How can a thin layer of glass have the flexibility of plastic?


Some context: I’m in the market for baby bottles. Some manufacturers produce bottles which they state are plastic on the outside and glass on the inside, so the milk only touches glass when it’s inside the bottle. They explain it as a thin layer of glass that somehow binds to the outer plastic. And somehow it’s also unbreakable or shatter-proof.

The bottle itself has the flexibility of regular plastic, which is very odd to me, I usually expect anything made of glass to be completely stiff.

How is this possible?

Also… is there a way for me to know or somehow check if the inside of the bottle really is glass?

In: 0


Some glasses has a bit of flexibility like gorilla glass used on phone screen.

Still, it’s not much compare to what thin flimsy plastic can have.

Maybe that bottle has thick rigid plastic to match the flexibility?

I don’t think the manufacturer can get away with false ad so I assume it’s true… One way to test it is to pour acetone inside and see if internal surface melt. But there’s a risk that the vapor of it damaging any exposed plastic such as screw of the bottle.

Also there’s a thing called flexiglass that is actually acrylic resin(plastic) and people think it’s a glass. But it’s not food safe so I don’t think it’s the case.

It’s called Invinci-glass, which is basically made by spraying the inside of the plastic bottle with aerosolized glass. It’s an extremely thin coating, but enough to provide a 100% glass interior. The thinner glass is, the more flexible it gets without cracking, and this stuff is *extremely* thin.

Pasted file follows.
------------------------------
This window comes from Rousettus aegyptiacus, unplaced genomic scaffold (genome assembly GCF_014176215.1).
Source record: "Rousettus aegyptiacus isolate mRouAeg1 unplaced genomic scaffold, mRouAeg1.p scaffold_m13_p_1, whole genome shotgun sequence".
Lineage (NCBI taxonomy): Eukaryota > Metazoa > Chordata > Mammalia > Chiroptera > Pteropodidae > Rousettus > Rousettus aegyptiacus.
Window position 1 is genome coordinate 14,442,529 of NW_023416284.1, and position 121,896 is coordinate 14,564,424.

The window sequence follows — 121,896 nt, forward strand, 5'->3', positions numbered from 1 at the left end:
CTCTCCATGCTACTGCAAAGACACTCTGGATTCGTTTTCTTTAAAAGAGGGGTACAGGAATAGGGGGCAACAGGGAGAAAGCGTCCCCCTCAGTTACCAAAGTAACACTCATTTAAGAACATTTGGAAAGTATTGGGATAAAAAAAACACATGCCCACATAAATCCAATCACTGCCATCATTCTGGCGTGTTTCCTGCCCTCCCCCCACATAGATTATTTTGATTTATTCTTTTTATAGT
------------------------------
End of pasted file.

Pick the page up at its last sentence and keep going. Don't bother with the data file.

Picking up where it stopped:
When a material is bent, part of it is compressed and part of it stretches out. If I take a sheet of paper and bend it so the “bump” is facing away from me, it means that the side of the paper close to me is being compressed, or smashed against itself on a microscopic level. On the other side, it’s stretching. Now imagine a piece of paper ten times as thick. The paper on each side has to stretch or compress a lot more on the thick sheet than on the thin sheet to create an equal sized bend. If we had a sheet with zero thickness, it would not have to stretch or compress on either side and could be bent into a super tiny circle without breaking. This isn’t possible, but as we approach zero thickness, we stretch the material less and less.

Some materials stretch or compress better than others without breaking. A thick piece of rubber can bend without breaking because the material can stretch a lot on the outside of the curve before ripping. Glass can’t handle this as a material, so it’s usually pretty fragile when it’s thick. When we make the sheet of glass super thin, each side of the bend has to deform very little and we don’t get the glass to its breaking point because it’s barely stretching or compressing